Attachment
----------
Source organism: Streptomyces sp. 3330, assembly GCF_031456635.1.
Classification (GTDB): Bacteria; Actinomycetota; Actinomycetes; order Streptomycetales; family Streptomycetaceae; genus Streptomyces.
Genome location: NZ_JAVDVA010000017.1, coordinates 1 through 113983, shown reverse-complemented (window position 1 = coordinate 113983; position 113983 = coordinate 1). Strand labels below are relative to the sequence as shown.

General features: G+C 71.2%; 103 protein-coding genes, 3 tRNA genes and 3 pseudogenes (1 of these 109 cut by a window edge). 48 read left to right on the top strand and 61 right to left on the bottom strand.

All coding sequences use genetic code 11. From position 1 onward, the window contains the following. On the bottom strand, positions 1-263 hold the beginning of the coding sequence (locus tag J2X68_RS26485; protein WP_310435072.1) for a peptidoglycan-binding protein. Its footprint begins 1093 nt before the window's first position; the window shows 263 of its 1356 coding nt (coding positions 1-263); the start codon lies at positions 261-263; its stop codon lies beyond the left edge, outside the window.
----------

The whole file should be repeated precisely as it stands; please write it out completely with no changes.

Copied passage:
Source organism: Streptomyces sp. 3330, assembly GCF_031456635.1.
Classification (GTDB): Bacteria; Actinomycetota; Actinomycetes; order Streptomycetales; family Streptomycetaceae; genus Streptomyces.
Genome location: NZ_JAVDVA010000017.1, coordinates 1 through 113983, shown reverse-complemented (window position 1 = coordinate 113983; position 113983 = coordinate 1). Strand labels below are relative to the sequence as shown.

General features: G+C 71.2%; 103 protein-coding genes, 3 tRNA genes and 3 pseudogenes (1 of these 109 cut by a window edge). 48 read left to right on the top strand and 61 right to left on the bottom strand.

All coding sequences use genetic code 11. From position 1 onward, the window contains the following. On the bottom strand, positions 1-263 hold the beginning of the coding sequence (locus tag J2X68_RS26485; protein WP_310435072.1) for a peptidoglycan-binding protein. Its footprint begins 1093 nt before the window's first position; the window shows 263 of its 1356 coding nt (coding positions 1-263); the start codon lies at positions 261-263; its stop codon lies beyond the left edge, outside the window.